The lower three:
    1: The Will
    2: The Intellect
    3: The Senses
    (I would suggest these three are the source of the 1-3 listed)

    4: Metanoia
    This is not a position arrived at by unaided reason, it is not a psychological disposition but an infused condition, an illumination of the whole person, all three faculties, by the inspiration and indwelling of the Holy Spirit.

    The higher three:
    5: Faith
    6: Hope
    7: Caritas
    These are the Theological Virtues and are the infused virtues of their respective faculties:
    Faith corresponds to the Will
    Hope corresponds to the Intelelct
    Love corresponds to the Senses

    On other matters:
    From In search of the miraculous, by Stratford Caldecott

    from a review of Lost Christianity by Dr. Johannes Aagaard, Aarhus University, Denmark.

    The highlights I think, are telling: How can one discuss esoteric Christianity without Christ? Without the Theology of the Mystical Body? (see Innerexplorations).

    I am not surprised that, in the absence of everything between the Theotokos and the Blessed Trinity, in the absence of an understanding of hypostatic union, then all one can do is fall back on psychologisms ...

    Indeed, Needleman's necessity to apparently 'create' a Fr Sylvan — possibly his alter-ego? an expedient fiction? — asks a number of telling psychological questions.

    This seems to be the tragedy and the 'problem' for the likes of Needleman and indeed Weil — two people who write and speak about Christianity, who are 'fascinated' by it, drawn inexorably towards it, but yet are not Christians, never embraced it, and why? One suspects that they cannot just simply accept the love of God as transformative, but insist on constructing intellectual edifices that forever keep them separate from that which they seek.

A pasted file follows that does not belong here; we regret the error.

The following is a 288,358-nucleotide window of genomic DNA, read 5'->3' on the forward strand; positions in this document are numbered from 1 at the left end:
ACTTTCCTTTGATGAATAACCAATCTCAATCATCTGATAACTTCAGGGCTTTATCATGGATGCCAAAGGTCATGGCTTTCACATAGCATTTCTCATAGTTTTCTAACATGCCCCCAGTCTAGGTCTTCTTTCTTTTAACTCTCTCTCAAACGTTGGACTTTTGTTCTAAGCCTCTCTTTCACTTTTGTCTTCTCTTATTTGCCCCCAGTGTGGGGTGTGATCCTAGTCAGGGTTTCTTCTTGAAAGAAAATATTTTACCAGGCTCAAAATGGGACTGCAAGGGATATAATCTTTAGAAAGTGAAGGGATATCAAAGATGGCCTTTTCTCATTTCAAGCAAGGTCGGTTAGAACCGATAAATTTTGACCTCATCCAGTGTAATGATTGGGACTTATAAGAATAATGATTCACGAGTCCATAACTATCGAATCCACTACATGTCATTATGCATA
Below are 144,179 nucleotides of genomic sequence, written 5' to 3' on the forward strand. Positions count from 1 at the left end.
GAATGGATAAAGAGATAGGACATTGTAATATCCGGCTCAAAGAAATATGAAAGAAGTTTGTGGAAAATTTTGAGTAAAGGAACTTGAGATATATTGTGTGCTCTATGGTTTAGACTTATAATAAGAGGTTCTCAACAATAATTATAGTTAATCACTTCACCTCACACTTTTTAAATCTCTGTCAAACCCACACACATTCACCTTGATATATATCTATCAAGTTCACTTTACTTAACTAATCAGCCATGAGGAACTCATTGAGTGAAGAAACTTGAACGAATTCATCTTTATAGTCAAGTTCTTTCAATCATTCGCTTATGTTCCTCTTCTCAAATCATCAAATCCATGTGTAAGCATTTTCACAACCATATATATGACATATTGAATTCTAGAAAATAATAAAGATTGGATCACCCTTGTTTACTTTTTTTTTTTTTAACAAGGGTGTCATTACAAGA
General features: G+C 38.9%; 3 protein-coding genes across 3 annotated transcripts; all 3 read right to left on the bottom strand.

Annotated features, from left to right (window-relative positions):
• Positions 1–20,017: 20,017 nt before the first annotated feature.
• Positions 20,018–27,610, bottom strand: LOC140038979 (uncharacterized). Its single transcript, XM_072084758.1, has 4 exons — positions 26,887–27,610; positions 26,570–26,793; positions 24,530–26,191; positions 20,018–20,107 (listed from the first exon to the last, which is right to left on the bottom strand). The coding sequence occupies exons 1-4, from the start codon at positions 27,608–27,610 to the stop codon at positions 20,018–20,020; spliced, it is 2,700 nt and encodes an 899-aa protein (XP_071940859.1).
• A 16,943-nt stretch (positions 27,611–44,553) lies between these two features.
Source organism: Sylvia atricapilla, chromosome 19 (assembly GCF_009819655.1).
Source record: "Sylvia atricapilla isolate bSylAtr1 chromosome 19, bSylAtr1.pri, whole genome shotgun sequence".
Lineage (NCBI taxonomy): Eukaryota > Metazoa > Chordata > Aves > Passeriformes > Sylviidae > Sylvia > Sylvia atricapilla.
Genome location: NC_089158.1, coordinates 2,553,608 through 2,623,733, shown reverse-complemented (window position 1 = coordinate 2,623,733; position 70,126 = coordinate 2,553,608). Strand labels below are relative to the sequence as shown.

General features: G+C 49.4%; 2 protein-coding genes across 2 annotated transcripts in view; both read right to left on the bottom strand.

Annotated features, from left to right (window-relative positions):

Thomas
     
  10. Nick_A

    Nick_A Interfaith Forums

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    Hi Thomas

    Are you suggesting that these three correspond to the # 1,2,3 that you list?

    3. emotion (automatic feeling)
    2. senses (physical senses) { -- ORDINARY HUMANITY
    1. superstition (imagination)

    The lower three:
    1: The Will
    2: The Intellect
    3: The Senses
    (I would suggest these three are the source of the 1-3 listed)

    You seem to be associating will with imagination. I would rather associate desire with imagination. Is a response to desire an act of will. Many would think so but I would only define human will in relation to the non-illusory.

    I don't regard physical sensations as intellectual. A clam responds through sensation. No intellect seems to be needed here.

    You seem to be associating sensations with emotions yet they are different but easy to confuse. We say that we feel cold when what we mean is that we sense cold. To feel cold and sense cold are different experiences.

    Agreed. It is putting new wine into new bottles.


    I understand the sacred impulses of faith, hope, and love to differ primarily if they reflect consciousness or not. The faith OF Christ for example is a conscious faith that is an attribute of evolved human being. Christ was a conscious being. Faith IN Christ is a mechanical conditioned faith. Even though the disciples had faith IN Christ, they did not have the faith OF Christ which he was trying to awaken them to.

    It is this higher faith that allows us to be receptive to grace rather than block it as we always do by our attachment to the world which deny us will and keep us as creatures reacting to desire.



    Of course he acknowledges it but also acknowledges that we are not open to the Spirit. Yes Metropolitan Anthony Blum says just that but we go on to see by experience how far we are from it. We simply cannot accept it. If we could we would be capable of what Simone suggests: